Classification of bimodal English and Spanish language passages by infants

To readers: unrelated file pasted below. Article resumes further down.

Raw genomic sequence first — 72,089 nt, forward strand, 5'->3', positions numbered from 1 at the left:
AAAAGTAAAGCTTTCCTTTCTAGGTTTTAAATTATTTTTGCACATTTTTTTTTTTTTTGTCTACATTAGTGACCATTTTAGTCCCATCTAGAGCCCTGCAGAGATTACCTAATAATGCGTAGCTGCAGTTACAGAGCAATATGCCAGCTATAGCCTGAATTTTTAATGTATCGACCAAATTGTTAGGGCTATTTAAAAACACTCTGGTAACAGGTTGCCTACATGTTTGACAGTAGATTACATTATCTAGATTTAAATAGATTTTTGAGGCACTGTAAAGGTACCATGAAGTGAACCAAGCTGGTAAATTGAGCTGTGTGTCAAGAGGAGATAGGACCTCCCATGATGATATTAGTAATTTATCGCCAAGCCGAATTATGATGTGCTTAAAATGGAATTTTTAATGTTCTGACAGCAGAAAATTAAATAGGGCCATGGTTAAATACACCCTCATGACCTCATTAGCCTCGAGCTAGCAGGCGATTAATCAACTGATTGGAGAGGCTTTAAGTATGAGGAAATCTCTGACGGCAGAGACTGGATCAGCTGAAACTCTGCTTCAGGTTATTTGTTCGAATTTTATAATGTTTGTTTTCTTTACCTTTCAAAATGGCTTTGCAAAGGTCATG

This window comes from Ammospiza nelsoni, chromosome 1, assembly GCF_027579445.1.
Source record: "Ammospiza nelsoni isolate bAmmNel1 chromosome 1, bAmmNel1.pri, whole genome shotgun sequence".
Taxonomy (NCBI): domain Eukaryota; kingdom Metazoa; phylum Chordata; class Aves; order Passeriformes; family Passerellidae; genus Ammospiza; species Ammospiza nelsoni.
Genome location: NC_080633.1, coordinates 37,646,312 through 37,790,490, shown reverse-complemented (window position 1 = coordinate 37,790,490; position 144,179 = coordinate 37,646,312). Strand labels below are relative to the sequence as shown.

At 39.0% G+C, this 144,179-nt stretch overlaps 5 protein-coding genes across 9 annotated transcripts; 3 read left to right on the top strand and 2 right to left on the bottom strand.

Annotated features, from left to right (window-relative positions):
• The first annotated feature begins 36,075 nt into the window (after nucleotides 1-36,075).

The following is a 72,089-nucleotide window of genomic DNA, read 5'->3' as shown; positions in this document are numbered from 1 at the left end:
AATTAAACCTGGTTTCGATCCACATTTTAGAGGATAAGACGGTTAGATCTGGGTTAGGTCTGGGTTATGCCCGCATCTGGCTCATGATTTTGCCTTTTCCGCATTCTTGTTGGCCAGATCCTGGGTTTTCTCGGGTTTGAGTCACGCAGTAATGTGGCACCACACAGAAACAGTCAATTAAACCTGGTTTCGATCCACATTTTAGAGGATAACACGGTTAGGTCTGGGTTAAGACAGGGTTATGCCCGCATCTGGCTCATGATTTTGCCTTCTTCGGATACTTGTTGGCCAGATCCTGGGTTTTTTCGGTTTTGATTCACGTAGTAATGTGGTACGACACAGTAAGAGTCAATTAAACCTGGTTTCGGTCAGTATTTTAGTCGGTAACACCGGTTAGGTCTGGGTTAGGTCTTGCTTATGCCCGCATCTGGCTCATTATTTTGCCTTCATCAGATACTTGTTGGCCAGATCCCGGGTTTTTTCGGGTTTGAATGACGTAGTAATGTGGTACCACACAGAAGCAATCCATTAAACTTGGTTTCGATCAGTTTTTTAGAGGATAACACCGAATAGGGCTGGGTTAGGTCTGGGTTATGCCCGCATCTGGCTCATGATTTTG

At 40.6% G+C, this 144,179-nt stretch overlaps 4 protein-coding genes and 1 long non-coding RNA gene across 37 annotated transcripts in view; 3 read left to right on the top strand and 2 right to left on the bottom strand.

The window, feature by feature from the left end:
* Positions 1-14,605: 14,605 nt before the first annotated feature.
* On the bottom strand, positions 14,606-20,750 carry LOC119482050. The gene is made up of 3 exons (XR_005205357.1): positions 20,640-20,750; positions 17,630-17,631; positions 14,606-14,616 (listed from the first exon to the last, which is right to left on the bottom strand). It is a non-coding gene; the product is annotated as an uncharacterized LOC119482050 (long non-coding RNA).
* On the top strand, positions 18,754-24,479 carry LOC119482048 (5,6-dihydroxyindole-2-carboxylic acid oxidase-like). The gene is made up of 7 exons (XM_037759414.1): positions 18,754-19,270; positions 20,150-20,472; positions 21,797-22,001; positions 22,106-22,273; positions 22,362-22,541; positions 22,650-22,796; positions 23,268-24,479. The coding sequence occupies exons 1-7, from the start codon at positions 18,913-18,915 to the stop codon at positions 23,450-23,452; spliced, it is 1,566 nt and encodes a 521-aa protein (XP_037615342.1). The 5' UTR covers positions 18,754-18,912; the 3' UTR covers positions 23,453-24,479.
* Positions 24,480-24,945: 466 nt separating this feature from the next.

This research was undertaken to assess whether 5-month-old infants could discriminate and classify audible and visible, English and Spanish speech passages on the basis of language membership. Forty-eight infants were tested in an infant-control visual habituation procedure. They were habituated to a video display of a woman reciting one of two passages in either English or Spanish. Variables such as speaker identity, meter, number of syllables, affect, facial motion, and speed and intensity of speech were controlled across the English and Spanish versions of each passage. Subjects were randomly assigned to one of three discrimination test conditions: (a) a no-change control, (b) a new passage presented in the old language, or (c) a new passage presented in the new language. It was expected that if infants were capable of classifying passages on the basis of language membership, they would show significant recovery to the new passage when it was presented in the new language, relative to the performance of control subjects, but would generalize habituation across passages of the old language. Results confirmed these expectations. A second experiment identical to the first except for the presentation of silent visual displays demonstrated that classification of languages was not based on visual information for speech. Rather, the auditory information was necessary for classification. These findings are discussed in the context of an invariant-detection view of perceptual development. © 1988.